If more than one POCT with acceptable performance is available, the diagnostic technology assessment panel should consider developing criteria for test selection that include:
Ease of use
Conditions of use
Conditions and duration of storage
Requirement for other supplies
The criteria can be weighted depending on the availability of resources, prevalence of infection, programme capacity and existence of comorbidities. For example, although price is often the most important consideration, POCTs that have the longest stability without the need for refrigeration are preferred by countries in which customs clearance and distribution of commodities to target populations may take a long time.
A preliminary estimate of test performance can be determined using well-characterised archived specimens. If results are promising, field trials can be conducted to determine test performance in which testing is performed by healthcare workers (HCWs) in settings of intended use17 (figure 1).
The cost per person screened and treated depends largely on the cost of the test and the prevalence of the STI. The cost of rapid syphilis testing in sub-Saharan Africa amounts to approximately US$2 per woman screened.18 The cost per person treated becomes higher as the prevalence drops. In models developed based on costs in Tanzania and Haiti, approximately 50% of the cost of the rapid test programme is the cost of the tests, with personnel and supplies accounting for less than 15% of the remaining costs.18–20
POCTs are slightly more expensive than RPR (approximately US$0.5, compared with $0.2 for RPR). Nevertheless, even when the costs of training, supervision and QA are included, the cost per ANC attender tested is generally less than US$3.
Integrating syphilis screening into Prevention of Mother to Child Transmission programmes for HIV screening, is particularly cost-effective as personnel time and building space can be considered shared costs, especially in countries that have made a strong commitment for the joint elimination of Mother to Child Transmission of HIV and syphilis.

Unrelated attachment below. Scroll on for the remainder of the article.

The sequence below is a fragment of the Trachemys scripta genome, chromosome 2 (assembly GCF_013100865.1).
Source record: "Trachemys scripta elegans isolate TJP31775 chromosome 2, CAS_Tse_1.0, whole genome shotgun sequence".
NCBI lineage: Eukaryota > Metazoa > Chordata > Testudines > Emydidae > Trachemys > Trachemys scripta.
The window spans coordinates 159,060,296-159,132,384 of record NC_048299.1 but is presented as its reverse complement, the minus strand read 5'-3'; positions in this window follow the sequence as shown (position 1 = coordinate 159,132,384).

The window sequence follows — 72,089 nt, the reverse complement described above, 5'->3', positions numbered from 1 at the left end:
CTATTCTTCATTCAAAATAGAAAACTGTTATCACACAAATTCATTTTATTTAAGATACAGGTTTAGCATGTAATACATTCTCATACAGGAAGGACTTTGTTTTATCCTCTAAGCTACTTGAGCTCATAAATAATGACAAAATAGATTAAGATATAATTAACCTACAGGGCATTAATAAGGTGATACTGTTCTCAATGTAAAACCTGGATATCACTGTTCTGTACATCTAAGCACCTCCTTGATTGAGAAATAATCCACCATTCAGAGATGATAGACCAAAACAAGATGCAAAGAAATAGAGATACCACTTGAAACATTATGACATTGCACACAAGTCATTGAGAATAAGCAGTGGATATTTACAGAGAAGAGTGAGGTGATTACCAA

Consultations with the ministry of health and other stakeholders on the design and location of pilot projects for test introduction are important. Pilot studies to introduce POC STI testing should be conducted in a variety of settings and populations so that results can be generalised to as many countries as possible. Models that are available online can be used to estimate the potential impact of a STI diagnostic test and its cost-effectiveness.21
Baseline survey to determine health systems failures
Before making plans for implementation, a baseline survey is critical as policy makers are sometimes not aware of the low implementation rates or the barriers faced by health facilities around the country. This is especially true when a surveillance system for maternal syphilis screening does not exist or does not function well. Information on current practice for syphilis screening and barriers to achieving full coverage, recent records on the number and proportion of women screened and treated for syphilis can be obtained through interviews with healthcare providers and their supervisors.
Acceptability of rapid syphilis tests among healthcare workers and communities
Although POCTs have been well accepted by HCWs and ANC attenders in many studies, laboratory staff is sometimes opposed to the idea of training non-laboratory personnel such as nurses and midwives to do a task that had traditionally been done by trained laboratory technicians, especially in countries with excellent laboratory services. Laboratory staff needs to be involved in the training and supervision of HCWs doing the tests, and in setting up a QA programme to monitor the proficiency of HCWs in performing the test. Giving certificates of competence motivates the HCWs.
In central Haiti, many babies are either stillborn or die in the first year of life. A myth has developed in the communities that a werewolf, the Loup Garou, preys on pregnant women as they sleep, sucking the blood out of the babies in the mother's womb.22 In introducing syphilis rapid tests, Groupe Haitien d'Etude du Sarcome de Kaposi et des Infections Opportunistes and the Ministry of Health worked with HCWs, traditional healers and voodoo priests to overcome these traditional beliefs. Knowledge of syphilis has empowered pregnant women to understand the importance of syphilis screening and treatment to keep their babies healthy.